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If you have an especially difficult time troubleshooting this process, ordering full gene synthesis is probably a better way to get your gene.
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Reference:
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Hover and Lubkowski - http://www.ncbi.nlm.nih.gov/pubmed/12000848
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==Isis' version==
==Isis' version==

Revision as of 19:01, 17 February 2014

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DNAworks

Has worked for Mike for various gene synthesis targets lengths ~300bp - 1500bp. More difficult for >1500bp. Use Josh's gene synthesis method or gBlocks and Gibson assembly for longer sequence genes.

Rough protocol:

Identify your target amino acid sequence. Plug it into DNAworks online software with your preferred excluded sequences (restriction sites, barcodes, screening primer sequences, etc.) and rough parameters - a rule of thumb that has worked in the past is 70 nt oligo length and ~63C annealing temp. You will get a set of primers out of the software. PAN oligo synthesis works for ordering all of these primers with enough fidelity to get a working full synthesis. This set will be an even number of oligos 1 - n, oligo number #1 and #n are the full length amplification oligos.

The synthesis works by a two-step PCR process:

First run an assembly PCR with all the oligos excluding the full length amplification oligos #1 and #n. A quick recipe for this PCR is to mix 1ul from each of the assembly oligo stocks (diluted to 100mM) and use 5 ul of this mix as the input for the assembly PCR. Roche Expand polymerase has been the typical polymerase used in lab for the DNAworks PCR assembly. Run a small assembly reaction (25-50ul)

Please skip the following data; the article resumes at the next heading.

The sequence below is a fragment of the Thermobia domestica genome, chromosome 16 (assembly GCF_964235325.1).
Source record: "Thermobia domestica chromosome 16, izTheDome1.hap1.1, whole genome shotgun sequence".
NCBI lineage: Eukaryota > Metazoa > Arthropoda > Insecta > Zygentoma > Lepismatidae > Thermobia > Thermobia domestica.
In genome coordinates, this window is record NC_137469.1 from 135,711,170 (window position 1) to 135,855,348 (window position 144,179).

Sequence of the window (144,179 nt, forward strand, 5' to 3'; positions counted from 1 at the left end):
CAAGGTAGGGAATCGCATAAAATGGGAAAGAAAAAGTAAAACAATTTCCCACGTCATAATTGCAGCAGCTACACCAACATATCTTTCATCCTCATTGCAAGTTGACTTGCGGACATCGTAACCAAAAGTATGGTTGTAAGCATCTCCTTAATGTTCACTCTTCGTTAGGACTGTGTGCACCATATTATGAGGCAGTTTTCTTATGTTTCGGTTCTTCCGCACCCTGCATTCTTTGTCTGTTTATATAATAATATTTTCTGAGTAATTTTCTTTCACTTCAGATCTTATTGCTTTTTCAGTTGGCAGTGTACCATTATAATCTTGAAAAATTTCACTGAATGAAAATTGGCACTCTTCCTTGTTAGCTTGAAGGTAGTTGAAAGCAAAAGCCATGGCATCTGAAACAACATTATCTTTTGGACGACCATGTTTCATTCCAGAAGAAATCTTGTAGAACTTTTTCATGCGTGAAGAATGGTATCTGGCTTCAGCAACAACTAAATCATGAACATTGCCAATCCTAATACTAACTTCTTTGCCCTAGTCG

An example assembly PCR thermal cycle: Step 1: 94C for 5 min Step 2: 94C for 15 sec Step 3: 62C for 30 sec (rule of thumb oligo melt -1C) Step 4: 72C for 50 sec (~1min per kb, although Roche Expand is a bit faster, read Expand instructions) Go To #2 for 29 cycles (30 cycles total) Step 5: 72C for 10 min Step 6: 15C forever (final hold)

Use 1-3 ul of the product from this reaction as the template DNA for the second PCR reaction, which is basically a normal (30 cycle) PCR amplification reaction where you use the full length amplification oligos (#1 and #n from the DNAworks output).

Run 1ul of each of these reactions out onto a gel to assess the success of the assembly. You should see a smear of DNA from ~100bp up to full length as the product of the first reaction and a tight single band at the expected length as the product of the second reaction.

Troubleshooting: If you get smaller non-specific bands you can gel extract the band of the desired length and re-run a PCR with the end primers If you still get a smear at the second step, sometimes you can run a third PCR with the end primers and the second PCR as the product and get the correct length band as the product If you have an especially difficult time troubleshooting this process, ordering full gene synthesis is probably a better way to get your gene.

Reference: Hover and Lubkowski - http://www.ncbi.nlm.nih.gov/pubmed/12000848


Isis' version

Isis will fill this out soon...


Josh's version

Save yourself the trouble and get it synthesized.